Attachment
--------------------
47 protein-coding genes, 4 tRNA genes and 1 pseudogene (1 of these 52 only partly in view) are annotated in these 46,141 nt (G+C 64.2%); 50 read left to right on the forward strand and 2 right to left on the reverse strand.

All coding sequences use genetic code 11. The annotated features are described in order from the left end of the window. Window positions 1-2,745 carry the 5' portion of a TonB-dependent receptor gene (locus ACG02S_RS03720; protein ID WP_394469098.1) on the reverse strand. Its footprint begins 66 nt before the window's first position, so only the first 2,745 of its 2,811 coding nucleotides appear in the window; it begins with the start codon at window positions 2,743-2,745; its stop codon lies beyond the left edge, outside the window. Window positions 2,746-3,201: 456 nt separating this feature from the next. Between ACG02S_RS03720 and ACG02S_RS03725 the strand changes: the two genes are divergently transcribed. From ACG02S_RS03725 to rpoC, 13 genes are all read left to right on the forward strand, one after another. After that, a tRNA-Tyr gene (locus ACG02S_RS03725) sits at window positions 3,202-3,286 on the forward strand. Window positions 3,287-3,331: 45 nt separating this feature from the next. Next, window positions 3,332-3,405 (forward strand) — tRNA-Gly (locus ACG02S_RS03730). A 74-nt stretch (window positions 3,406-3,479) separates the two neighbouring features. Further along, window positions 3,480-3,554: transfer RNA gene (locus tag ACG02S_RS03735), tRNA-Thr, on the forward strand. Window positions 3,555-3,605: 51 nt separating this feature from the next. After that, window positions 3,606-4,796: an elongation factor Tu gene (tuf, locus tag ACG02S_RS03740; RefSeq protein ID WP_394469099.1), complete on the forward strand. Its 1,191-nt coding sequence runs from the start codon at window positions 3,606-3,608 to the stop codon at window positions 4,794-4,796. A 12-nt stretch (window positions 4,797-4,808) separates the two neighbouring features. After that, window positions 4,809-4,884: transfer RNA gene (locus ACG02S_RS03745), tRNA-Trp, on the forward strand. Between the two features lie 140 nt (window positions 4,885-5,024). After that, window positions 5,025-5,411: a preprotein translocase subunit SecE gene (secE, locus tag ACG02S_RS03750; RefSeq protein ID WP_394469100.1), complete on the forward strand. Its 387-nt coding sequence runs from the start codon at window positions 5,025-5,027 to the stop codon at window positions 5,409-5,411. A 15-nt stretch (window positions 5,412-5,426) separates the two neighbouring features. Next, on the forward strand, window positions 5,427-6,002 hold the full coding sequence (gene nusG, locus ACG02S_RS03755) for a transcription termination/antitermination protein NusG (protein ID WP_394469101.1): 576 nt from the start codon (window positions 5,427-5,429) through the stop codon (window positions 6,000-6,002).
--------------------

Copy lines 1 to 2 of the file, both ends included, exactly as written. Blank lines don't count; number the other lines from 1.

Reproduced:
47 protein-coding genes, 4 tRNA genes and 1 pseudogene (1 of these 52 only partly in view) are annotated in these 46,141 nt (G+C 64.2%); 50 read left to right on the forward strand and 2 right to left on the reverse strand.

All coding sequences use genetic code 11. The annotated features are described in order from the left end of the window. Window positions 1-2,745 carry the 5' portion of a TonB-dependent receptor gene (locus ACG02S_RS03720; protein ID WP_394469098.1) on the reverse strand. Its footprint begins 66 nt before the window's first position, so only the first 2,745 of its 2,811 coding nucleotides appear in the window; it begins with the start codon at window positions 2,743-2,745; its stop codon lies beyond the left edge, outside the window. Window positions 2,746-3,201: 456 nt separating this feature from the next. Between ACG02S_RS03720 and ACG02S_RS03725 the strand changes: the two genes are divergently transcribed. From ACG02S_RS03725 to rpoC, 13 genes are all read left to right on the forward strand, one after another. After that, a tRNA-Tyr gene (locus ACG02S_RS03725) sits at window positions 3,202-3,286 on the forward strand. Window positions 3,287-3,331: 45 nt separating this feature from the next. Next, window positions 3,332-3,405 (forward strand) — tRNA-Gly (locus ACG02S_RS03730). A 74-nt stretch (window positions 3,406-3,479) separates the two neighbouring features. Further along, window positions 3,480-3,554: transfer RNA gene (locus tag ACG02S_RS03735), tRNA-Thr, on the forward strand. Window positions 3,555-3,605: 51 nt separating this feature from the next. After that, window positions 3,606-4,796: an elongation factor Tu gene (tuf, locus tag ACG02S_RS03740; RefSeq protein ID WP_394469099.1), complete on the forward strand. Its 1,191-nt coding sequence runs from the start codon at window positions 3,606-3,608 to the stop codon at window positions 4,794-4,796. A 12-nt stretch (window positions 4,797-4,808) separates the two neighbouring features. After that, window positions 4,809-4,884: transfer RNA gene (locus ACG02S_RS03745), tRNA-Trp, on the forward strand. Between the two features lie 140 nt (window positions 4,885-5,024). After that, window positions 5,025-5,411: a preprotein translocase subunit SecE gene (secE, locus tag ACG02S_RS03750; RefSeq protein ID WP_394469100.1), complete on the forward strand. Its 387-nt coding sequence runs from the start codon at window positions 5,025-5,027 to the stop codon at window positions 5,409-5,411. A 15-nt stretch (window positions 5,412-5,426) separates the two neighbouring features. Next, on the forward strand, window positions 5,427-6,002 hold the full coding sequence (gene nusG, locus ACG02S_RS03755) for a transcription termination/antitermination protein NusG (protein ID WP_394469101.1): 576 nt from the start codon (window positions 5,427-5,429) through the stop codon (window positions 6,000-6,002).